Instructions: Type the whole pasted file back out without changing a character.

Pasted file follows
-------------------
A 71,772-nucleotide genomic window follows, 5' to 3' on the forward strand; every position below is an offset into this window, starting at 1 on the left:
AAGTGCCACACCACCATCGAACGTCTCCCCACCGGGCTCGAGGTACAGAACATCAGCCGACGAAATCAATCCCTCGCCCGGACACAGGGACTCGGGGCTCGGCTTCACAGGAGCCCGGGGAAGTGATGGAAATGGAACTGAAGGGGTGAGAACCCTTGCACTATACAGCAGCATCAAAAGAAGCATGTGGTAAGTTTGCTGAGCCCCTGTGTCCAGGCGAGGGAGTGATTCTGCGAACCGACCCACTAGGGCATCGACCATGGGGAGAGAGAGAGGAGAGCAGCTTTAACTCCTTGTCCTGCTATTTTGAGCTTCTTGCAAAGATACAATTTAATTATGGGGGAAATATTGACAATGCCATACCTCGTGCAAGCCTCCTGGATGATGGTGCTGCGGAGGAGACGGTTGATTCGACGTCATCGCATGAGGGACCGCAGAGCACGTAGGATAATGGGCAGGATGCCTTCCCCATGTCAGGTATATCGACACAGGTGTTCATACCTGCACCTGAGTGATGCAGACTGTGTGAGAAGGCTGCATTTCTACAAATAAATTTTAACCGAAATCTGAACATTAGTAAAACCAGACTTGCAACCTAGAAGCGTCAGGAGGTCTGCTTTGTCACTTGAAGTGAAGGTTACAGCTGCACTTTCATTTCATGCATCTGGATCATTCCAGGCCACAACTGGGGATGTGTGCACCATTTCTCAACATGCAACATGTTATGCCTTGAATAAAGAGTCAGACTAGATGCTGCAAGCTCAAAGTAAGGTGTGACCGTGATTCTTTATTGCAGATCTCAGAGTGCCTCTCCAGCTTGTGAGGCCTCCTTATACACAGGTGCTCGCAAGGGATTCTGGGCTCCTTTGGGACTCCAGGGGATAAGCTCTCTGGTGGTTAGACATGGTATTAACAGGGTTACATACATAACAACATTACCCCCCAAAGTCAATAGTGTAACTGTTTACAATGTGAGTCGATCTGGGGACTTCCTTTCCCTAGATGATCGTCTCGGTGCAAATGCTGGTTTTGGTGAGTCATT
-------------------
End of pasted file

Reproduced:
A 71,772-nucleotide genomic window follows, 5' to 3' on the forward strand; every position below is an offset into this window, starting at 1 on the left:
AAGTGCCACACCACCATCGAACGTCTCCCCACCGGGCTCGAGGTACAGAACATCAGCCGACGAAATCAATCCCTCGCCCGGACACAGGGACTCGGGGCTCGGCTTCACAGGAGCCCGGGGAAGTGATGGAAATGGAACTGAAGGGGTGAGAACCCTTGCACTATACAGCAGCATCAAAAGAAGCATGTGGTAAGTTTGCTGAGCCCCTGTGTCCAGGCGAGGGAGTGATTCTGCGAACCGACCCACTAGGGCATCGACCATGGGGAGAGAGAGAGGAGAGCAGCTTTAACTCCTTGTCCTGCTATTTTGAGCTTCTTGCAAAGATACAATTTAATTATGGGGGAAATATTGACAATGCCATACCTCGTGCAAGCCTCCTGGATGATGGTGCTGCGGAGGAGACGGTTGATTCGACGTCATCGCATGAGGGACCGCAGAGCACGTAGGATAATGGGCAGGATGCCTTCCCCATGTCAGGTATATCGACACAGGTGTTCATACCTGCACCTGAGTGATGCAGACTGTGTGAGAAGGCTGCATTTCTACAAATAAATTTTAACCGAAATCTGAACATTAGTAAAACCAGACTTGCAACCTAGAAGCGTCAGGAGGTCTGCTTTGTCACTTGAAGTGAAGGTTACAGCTGCACTTTCATTTCATGCATCTGGATCATTCCAGGCCACAACTGGGGATGTGTGCACCATTTCTCAACATGCAACATGTTATGCCTTGAATAAAGAGTCAGACTAGATGCTGCAAGCTCAAAGTAAGGTGTGACCGTGATTCTTTATTGCAGATCTCAGAGTGCCTCTCCAGCTTGTGAGGCCTCCTTATACACAGGTGCTCGCAAGGGATTCTGGGCTCCTTTGGGACTCCAGGGGATAAGCTCTCTGGTGGTTAGACATGGTATTAACAGGGTTACATACATAACAACATTACCCCCCAAAGTCAATAGTGTAACTGTTTACAATGTGAGTCGATCTGGGGACTTCCTTTCCCTAGATGATCGTCTCGGTGCAAATGCTGGTTTTGGTGAGTCATT